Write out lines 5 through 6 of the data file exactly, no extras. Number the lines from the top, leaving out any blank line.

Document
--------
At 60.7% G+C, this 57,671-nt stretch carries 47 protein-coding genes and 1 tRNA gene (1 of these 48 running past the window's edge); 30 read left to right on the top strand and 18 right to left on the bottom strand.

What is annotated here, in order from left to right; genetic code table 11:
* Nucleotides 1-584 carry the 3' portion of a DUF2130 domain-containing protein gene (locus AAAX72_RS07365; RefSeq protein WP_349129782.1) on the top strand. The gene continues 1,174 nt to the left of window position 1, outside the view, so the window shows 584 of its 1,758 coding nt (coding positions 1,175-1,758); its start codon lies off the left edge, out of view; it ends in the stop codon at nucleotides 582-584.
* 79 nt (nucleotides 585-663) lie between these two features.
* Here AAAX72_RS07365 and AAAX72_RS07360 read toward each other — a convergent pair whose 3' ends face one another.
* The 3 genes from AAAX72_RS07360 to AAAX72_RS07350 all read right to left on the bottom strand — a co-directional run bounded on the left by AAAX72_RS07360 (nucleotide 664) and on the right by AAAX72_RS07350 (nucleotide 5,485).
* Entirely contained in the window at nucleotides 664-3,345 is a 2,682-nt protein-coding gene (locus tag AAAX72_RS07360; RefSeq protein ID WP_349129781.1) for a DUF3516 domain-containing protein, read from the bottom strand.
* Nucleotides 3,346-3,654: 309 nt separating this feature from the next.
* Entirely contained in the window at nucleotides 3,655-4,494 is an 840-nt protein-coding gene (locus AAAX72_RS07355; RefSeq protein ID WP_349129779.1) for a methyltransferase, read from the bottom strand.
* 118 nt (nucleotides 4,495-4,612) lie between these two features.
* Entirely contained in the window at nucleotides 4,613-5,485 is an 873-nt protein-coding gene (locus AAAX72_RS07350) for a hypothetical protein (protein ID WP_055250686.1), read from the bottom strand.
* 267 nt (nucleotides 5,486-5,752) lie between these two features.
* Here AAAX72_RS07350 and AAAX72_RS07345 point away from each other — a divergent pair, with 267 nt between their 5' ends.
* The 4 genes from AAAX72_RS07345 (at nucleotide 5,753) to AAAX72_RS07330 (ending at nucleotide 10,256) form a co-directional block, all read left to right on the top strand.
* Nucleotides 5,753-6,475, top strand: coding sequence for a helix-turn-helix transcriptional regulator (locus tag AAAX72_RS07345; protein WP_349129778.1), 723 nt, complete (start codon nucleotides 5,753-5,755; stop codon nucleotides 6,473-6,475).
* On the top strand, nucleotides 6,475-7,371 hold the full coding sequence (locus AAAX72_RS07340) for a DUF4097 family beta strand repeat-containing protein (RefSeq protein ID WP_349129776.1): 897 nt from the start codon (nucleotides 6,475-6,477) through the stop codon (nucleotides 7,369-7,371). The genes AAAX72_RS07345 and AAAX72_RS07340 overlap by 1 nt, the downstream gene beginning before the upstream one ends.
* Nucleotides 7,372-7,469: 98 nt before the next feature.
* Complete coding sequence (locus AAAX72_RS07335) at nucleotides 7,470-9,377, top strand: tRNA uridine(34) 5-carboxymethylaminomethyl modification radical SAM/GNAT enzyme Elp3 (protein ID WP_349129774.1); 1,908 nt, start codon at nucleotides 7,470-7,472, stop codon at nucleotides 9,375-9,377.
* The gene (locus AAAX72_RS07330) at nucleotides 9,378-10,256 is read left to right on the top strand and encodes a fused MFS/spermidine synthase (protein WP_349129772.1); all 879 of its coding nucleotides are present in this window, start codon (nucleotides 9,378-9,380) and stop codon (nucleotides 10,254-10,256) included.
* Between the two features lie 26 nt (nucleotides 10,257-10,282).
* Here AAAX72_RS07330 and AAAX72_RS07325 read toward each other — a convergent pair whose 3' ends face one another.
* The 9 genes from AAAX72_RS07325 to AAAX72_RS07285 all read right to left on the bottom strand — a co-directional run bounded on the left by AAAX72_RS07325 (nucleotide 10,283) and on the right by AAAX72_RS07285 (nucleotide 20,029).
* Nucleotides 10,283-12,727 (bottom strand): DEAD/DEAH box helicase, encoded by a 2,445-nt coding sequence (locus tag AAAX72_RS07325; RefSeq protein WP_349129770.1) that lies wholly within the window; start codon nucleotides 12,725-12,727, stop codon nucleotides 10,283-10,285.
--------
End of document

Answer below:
* Here AAAX72_RS07365 and AAAX72_RS07360 read toward each other — a convergent pair whose 3' ends face one another.
* The 3 genes from AAAX72_RS07360 to AAAX72_RS07350 all read right to left on the bottom strand — a co-directional run bounded on the left by AAAX72_RS07360 (nucleotide 664) and on the right by AAAX72_RS07350 (nucleotide 5,485).